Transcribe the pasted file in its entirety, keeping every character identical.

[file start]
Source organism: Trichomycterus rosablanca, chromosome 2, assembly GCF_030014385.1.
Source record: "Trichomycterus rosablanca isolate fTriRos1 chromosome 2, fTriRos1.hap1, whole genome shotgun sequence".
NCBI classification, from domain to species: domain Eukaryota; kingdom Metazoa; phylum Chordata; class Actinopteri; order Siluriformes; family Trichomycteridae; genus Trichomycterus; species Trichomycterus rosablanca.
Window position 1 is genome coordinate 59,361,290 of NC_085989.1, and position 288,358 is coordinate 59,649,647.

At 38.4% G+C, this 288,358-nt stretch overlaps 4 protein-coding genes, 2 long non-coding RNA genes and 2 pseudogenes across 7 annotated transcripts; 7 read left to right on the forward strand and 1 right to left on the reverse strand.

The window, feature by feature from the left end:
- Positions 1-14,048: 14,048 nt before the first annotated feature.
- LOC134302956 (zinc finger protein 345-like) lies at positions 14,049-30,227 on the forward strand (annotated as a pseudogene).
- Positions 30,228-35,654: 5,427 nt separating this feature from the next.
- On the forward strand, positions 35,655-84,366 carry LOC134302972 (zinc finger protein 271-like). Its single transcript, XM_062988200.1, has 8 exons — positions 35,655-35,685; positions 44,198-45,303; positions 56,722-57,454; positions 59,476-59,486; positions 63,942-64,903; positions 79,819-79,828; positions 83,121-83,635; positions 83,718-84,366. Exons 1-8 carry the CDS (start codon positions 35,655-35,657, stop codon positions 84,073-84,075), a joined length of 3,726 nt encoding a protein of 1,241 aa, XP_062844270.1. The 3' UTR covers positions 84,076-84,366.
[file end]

Source organism: Trichomycterus rosablanca, chromosome 2, assembly GCF_030014385.1.
Source record: "Trichomycterus rosablanca isolate fTriRos1 chromosome 2, fTriRos1.hap1, whole genome shotgun sequence".
NCBI classification, from domain to species: domain Eukaryota; kingdom Metazoa; phylum Chordata; class Actinopteri; order Siluriformes; family Trichomycteridae; genus Trichomycterus; species Trichomycterus rosablanca.
Window position 1 is genome coordinate 59,361,290 of NC_085989.1, and position 288,358 is coordinate 59,649,647.

At 38.4% G+C, this 288,358-nt stretch overlaps 4 protein-coding genes, 2 long non-coding RNA genes and 2 pseudogenes across 7 annotated transcripts; 7 read left to right on the forward strand and 1 right to left on the reverse strand.

The window, feature by feature from the left end:
- Positions 1-14,048: 14,048 nt before the first annotated feature.
- LOC134302956 (zinc finger protein 345-like) lies at positions 14,049-30,227 on the forward strand (annotated as a pseudogene).
- Positions 30,228-35,654: 5,427 nt separating this feature from the next.
- On the forward strand, positions 35,655-84,366 carry LOC134302972 (zinc finger protein 271-like). Its single transcript, XM_062988200.1, has 8 exons — positions 35,655-35,685; positions 44,198-45,303; positions 56,722-57,454; positions 59,476-59,486; positions 63,942-64,903; positions 79,819-79,828; positions 83,121-83,635; positions 83,718-84,366. Exons 1-8 carry the CDS (start codon positions 35,655-35,657, stop codon positions 84,073-84,075), a joined length of 3,726 nt encoding a protein of 1,241 aa, XP_062844270.1. The 3' UTR covers positions 84,076-84,366.